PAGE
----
O Lord, have mercy on us and save us from fractions!

I have never seen a bigger stumbling block in teaching math than those poor God-forsaken fractions.  Kids absolutely recoil at them.  I have even had a parent say to me that he didn’t care that his kid was struggling with fractions because fractions are “effin’ stupid.”  Yeah, and I teach Catholic school.

We make a few major mistakes when we teach fractions.  First, we give to the mind before we give to the hand.  We just don’t let kids have enough concrete experience with fractions before we start dealing in abstractions.  Second, we don’t clearly explain the relationship between fractions and division in the first place, so students see these as a whole new set of numbers instead of what they are: division problems made with those old familiar whole numbers.  Third, we far too often use rectangles to illustrate fractions, which confuses and frustrates students because the proportions are constantly changing with each new rectangle drawn.  They can’t get a solid picture in their mind of what a half should look like because half of a rectangle is just another stinkin’ rectangle.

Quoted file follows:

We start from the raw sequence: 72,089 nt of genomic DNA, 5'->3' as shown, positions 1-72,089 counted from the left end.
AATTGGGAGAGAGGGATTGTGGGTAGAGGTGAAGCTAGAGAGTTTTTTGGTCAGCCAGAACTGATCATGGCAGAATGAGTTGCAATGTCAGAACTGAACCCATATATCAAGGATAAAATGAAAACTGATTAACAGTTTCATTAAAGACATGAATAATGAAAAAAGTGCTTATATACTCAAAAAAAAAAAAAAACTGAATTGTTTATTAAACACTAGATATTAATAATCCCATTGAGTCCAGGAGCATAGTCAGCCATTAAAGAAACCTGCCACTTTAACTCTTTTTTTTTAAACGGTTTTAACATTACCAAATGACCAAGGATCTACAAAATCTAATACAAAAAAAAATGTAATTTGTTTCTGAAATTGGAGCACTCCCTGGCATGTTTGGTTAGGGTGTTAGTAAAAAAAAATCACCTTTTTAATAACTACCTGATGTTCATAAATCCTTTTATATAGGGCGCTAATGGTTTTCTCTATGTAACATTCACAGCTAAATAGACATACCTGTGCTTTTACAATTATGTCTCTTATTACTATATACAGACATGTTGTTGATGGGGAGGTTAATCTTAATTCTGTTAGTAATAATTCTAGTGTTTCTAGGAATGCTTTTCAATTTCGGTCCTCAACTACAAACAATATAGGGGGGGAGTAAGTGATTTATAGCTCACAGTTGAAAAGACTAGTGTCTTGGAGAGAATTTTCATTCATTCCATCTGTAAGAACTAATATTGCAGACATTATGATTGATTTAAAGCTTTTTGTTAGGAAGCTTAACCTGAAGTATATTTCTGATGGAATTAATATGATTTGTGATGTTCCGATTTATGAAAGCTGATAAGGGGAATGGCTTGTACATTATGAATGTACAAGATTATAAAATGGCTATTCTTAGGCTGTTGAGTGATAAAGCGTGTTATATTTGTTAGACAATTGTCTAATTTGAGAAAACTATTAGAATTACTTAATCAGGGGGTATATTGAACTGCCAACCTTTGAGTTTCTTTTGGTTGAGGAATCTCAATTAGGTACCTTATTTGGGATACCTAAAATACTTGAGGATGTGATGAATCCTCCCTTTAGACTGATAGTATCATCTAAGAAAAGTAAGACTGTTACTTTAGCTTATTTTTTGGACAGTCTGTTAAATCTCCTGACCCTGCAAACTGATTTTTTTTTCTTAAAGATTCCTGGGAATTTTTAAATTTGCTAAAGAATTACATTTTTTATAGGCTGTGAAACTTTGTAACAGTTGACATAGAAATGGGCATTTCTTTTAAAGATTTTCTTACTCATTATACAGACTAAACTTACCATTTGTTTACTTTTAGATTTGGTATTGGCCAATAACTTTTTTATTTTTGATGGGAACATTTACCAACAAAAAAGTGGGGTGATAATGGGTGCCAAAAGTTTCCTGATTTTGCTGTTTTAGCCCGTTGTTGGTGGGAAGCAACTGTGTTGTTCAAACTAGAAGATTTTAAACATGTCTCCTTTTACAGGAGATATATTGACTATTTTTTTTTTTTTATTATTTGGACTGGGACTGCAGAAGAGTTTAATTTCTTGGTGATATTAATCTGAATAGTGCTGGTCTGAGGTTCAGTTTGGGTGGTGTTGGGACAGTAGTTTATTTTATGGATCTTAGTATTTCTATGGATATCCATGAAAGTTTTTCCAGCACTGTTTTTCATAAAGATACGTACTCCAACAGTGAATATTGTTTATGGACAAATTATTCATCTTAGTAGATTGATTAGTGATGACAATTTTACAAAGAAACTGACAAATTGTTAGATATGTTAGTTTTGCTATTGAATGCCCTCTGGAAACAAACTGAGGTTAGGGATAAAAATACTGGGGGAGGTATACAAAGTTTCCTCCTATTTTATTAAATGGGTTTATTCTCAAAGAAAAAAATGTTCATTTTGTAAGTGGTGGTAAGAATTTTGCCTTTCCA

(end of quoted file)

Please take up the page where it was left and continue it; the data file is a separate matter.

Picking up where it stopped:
Simple problems with simple solutions — give kids lots of concrete practice in every fraction concept (equivalent fractions, simplest form, adding, subtracting, multiplying, dividing, and so on); stress from the very beginning that fractions indicate division; and please, please, please, use CIRCLES.  Every semi-circle is exactly the same shape, no matter the size of the circle.  This is much clearer for kids to put their minds around.

I have one indispensable teaching tool that addresses all of these issues in a snap: my Pizza Fraction Fun Game.  Many are the recess periods I’ve spent with struggling middle schoolers playing with these gorgeous little pizza slices.  There many different options available for sets like this, but two things I particularly like about this one:

• It has 13 different pizzas, which provide tons of options for activities using both fractions and mixed numbers.  Some sets only include up to six pizzas — really not as flexible as you’re going to need.
• The back sides of the slices match the front, but they are not labeled, so you can quiz kids on the various sizes.  This is very helpful for getting them to internalize what a phrase like “one fifth” means.

What’s one teaching resource you just can’t live without?  Share in the comments!